Second Conditional – Examples & Worksheet

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Candace Osmond

Candace Osmond studied Advanced Writing & Editing Essentials at MHC. She’s been an International and USA TODAY Bestselling Author for over a decade. And she’s worked as an Editor for several mid-sized publications. Candace has a keen eye for content editing and a high degree of expertise in Fiction.

There are three types of conditional sentences in the English language, and many think the second type is the most challenging. But I’m going to explain all there is to know.

Do you know how to use second conditionals? I’ll show the second conditional structure, functions, and definition. My guide also provides examples of sentences and a worksheet to test your understanding.

What is the Second Conditional?

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Good question. I actually never knew the concept had a name until recently. I use it all the time when I’m writing but didn’t realize it was a specific part of language.

Conditionals indicate the result of a specific condition. They include the if clause, which discusses the condition, and the main clause, which shows the result.

The second conditional is a type of sentence used to imagine present or future situations that are unlikely to happen. It is like the first conditional because we are still imagining the future. The only difference lies in the possibility of the condition.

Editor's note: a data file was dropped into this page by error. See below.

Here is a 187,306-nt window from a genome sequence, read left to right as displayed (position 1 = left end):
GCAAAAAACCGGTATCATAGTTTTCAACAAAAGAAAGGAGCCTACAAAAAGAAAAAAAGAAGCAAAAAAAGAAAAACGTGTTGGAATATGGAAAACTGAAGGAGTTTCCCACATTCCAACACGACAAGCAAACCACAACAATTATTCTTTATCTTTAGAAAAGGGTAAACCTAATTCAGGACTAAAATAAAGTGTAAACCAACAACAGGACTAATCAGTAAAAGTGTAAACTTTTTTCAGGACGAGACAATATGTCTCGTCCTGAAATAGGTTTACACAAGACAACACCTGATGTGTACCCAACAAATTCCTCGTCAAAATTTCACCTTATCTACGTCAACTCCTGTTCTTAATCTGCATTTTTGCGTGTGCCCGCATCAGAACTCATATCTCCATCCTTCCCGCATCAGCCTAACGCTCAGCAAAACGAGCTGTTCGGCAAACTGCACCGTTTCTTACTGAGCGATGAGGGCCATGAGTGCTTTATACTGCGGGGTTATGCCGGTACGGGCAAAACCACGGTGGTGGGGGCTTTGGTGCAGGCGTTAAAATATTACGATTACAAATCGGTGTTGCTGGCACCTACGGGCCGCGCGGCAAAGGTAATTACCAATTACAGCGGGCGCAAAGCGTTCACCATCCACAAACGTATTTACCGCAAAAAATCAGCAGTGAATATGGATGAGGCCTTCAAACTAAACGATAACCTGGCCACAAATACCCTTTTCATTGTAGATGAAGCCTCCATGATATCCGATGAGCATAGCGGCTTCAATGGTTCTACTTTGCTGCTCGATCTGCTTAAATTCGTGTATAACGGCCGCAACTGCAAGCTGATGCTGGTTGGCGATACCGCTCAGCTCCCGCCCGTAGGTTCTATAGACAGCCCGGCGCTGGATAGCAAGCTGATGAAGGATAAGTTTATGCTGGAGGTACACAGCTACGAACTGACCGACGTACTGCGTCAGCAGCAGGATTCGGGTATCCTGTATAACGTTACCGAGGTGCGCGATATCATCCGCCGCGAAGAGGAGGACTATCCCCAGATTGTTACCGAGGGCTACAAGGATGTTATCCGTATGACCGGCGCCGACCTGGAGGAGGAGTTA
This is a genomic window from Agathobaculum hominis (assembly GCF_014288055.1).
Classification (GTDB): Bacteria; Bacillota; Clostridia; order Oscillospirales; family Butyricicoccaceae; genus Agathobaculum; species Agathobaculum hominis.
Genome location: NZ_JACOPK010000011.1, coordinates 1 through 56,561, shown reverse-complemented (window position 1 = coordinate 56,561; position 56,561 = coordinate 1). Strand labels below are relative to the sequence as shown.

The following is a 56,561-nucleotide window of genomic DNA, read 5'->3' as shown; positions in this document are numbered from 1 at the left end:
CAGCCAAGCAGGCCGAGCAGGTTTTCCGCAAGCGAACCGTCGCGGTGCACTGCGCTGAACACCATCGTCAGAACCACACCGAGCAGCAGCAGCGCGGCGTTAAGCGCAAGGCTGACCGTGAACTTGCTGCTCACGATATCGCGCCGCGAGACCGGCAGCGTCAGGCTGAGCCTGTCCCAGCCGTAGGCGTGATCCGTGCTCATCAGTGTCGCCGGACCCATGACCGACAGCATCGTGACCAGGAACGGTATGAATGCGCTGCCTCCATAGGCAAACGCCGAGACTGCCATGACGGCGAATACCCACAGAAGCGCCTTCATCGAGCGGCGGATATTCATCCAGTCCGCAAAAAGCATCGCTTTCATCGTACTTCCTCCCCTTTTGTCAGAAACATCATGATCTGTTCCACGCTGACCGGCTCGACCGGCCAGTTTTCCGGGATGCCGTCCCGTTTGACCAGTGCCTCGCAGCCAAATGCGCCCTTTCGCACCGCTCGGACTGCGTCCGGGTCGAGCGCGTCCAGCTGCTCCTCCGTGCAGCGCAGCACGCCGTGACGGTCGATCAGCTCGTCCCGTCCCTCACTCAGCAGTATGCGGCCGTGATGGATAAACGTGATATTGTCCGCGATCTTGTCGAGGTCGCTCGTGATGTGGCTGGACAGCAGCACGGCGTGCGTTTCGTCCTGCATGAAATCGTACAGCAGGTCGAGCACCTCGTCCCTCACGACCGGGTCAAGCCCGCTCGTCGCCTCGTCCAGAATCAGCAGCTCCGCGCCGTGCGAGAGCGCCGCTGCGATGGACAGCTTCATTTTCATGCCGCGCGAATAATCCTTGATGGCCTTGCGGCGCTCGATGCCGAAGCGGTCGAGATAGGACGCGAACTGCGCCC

For example, you did not buy concert tickets to your favorite band. Is it possible to see them perform? It isn’t! But you could possibly buy a ticket in the future and see them live.

The Structure of a Second Conditional Sentence

Second conditional sentences follow the same structure of having a condition and result. But the second conditional form is usually:

  • If + past simple > + would + bare infinitive.

Use the simple tense when discussing the condition. For the result, use the auxiliary verb would and the base form of the verb. For example:

  • If you gave me a buck for every time someone says I look like Brenda Song, I would be a millionaire.

This sentence is an example of a second conditional. It is impossible to have a dollar every time someone says you look like someone.

If if is followed by a be verb, you should say if I were, if they were, if it were, etc. However, some people consider was accurate, especially with he and she. For example:

  • If I were you, I would approach him right away.

Using the Second Conditional

Only use the second conditional when talking about unreal, impossible, or untrue events that won’t happen. You can use it to talk about things that may seem real but unlikely, too. For example:

  • If I were Karen, I would buy that house and lot.

This sentence shows a second conditional because The speaker (I) is not Karen. The speaker can’t be Karen.

Here is another example of a second conditional sentence where the clauses are exchanged.

  • Peter would be happy if Lillian were still alive.

This sentence implies that Lilian already died. Therefore, it’s impossible for her to be alive.

Never use the second conditional structure to talk about future situations we believe are possible. It’s also not recommended to use it when discussing generally true things.

Use Conditionals Correctly

Conditionals or if conditionals are English structures that include an if clause and the particular results. One of the most challenging types is the second conditional, which is used for future conditions that are impossible to happen. Remember:

  • Use the simple past tense for the condition; then,
  • Use would + base verb for the result.

Learn more about the other conditionals in the English language on our site!